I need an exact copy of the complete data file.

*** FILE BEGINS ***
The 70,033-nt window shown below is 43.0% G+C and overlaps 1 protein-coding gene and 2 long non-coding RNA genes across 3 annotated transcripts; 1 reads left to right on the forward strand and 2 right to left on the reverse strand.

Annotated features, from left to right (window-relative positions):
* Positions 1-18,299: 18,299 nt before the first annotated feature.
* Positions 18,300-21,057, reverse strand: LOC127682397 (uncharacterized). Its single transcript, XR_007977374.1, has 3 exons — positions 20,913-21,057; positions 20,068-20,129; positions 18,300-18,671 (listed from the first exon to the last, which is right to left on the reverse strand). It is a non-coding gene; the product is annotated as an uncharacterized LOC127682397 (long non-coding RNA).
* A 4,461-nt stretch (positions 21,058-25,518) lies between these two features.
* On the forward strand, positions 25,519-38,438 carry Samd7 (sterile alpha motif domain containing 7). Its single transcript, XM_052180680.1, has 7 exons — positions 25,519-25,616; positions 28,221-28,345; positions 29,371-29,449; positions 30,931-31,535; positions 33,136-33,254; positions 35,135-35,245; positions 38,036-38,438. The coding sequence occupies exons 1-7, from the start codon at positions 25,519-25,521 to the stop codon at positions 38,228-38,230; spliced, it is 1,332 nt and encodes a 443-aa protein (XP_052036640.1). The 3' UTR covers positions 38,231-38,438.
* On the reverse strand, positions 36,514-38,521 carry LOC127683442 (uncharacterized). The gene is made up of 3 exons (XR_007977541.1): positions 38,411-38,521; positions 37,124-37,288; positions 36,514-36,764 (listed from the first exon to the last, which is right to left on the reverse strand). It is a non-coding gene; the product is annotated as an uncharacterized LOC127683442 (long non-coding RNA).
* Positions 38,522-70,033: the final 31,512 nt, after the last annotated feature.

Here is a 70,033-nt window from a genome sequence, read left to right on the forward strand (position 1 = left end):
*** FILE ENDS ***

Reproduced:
The 70,033-nt window shown below is 43.0% G+C and overlaps 1 protein-coding gene and 2 long non-coding RNA genes across 3 annotated transcripts; 1 reads left to right on the forward strand and 2 right to left on the reverse strand.

Annotated features, from left to right (window-relative positions):
* Positions 1-18,299: 18,299 nt before the first annotated feature.
* Positions 18,300-21,057, reverse strand: LOC127682397 (uncharacterized). Its single transcript, XR_007977374.1, has 3 exons — positions 20,913-21,057; positions 20,068-20,129; positions 18,300-18,671 (listed from the first exon to the last, which is right to left on the reverse strand). It is a non-coding gene; the product is annotated as an uncharacterized LOC127682397 (long non-coding RNA).
* A 4,461-nt stretch (positions 21,058-25,518) lies between these two features.
* On the forward strand, positions 25,519-38,438 carry Samd7 (sterile alpha motif domain containing 7). Its single transcript, XM_052180680.1, has 7 exons — positions 25,519-25,616; positions 28,221-28,345; positions 29,371-29,449; positions 30,931-31,535; positions 33,136-33,254; positions 35,135-35,245; positions 38,036-38,438. The coding sequence occupies exons 1-7, from the start codon at positions 25,519-25,521 to the stop codon at positions 38,228-38,230; spliced, it is 1,332 nt and encodes a 443-aa protein (XP_052036640.1). The 3' UTR covers positions 38,231-38,438.
* On the reverse strand, positions 36,514-38,521 carry LOC127683442 (uncharacterized). The gene is made up of 3 exons (XR_007977541.1): positions 38,411-38,521; positions 37,124-37,288; positions 36,514-36,764 (listed from the first exon to the last, which is right to left on the reverse strand). It is a non-coding gene; the product is annotated as an uncharacterized LOC127683442 (long non-coding RNA).
* Positions 38,522-70,033: the final 31,512 nt, after the last annotated feature.

Here is a 70,033-nt window from a genome sequence, read left to right on the forward strand (position 1 = left end):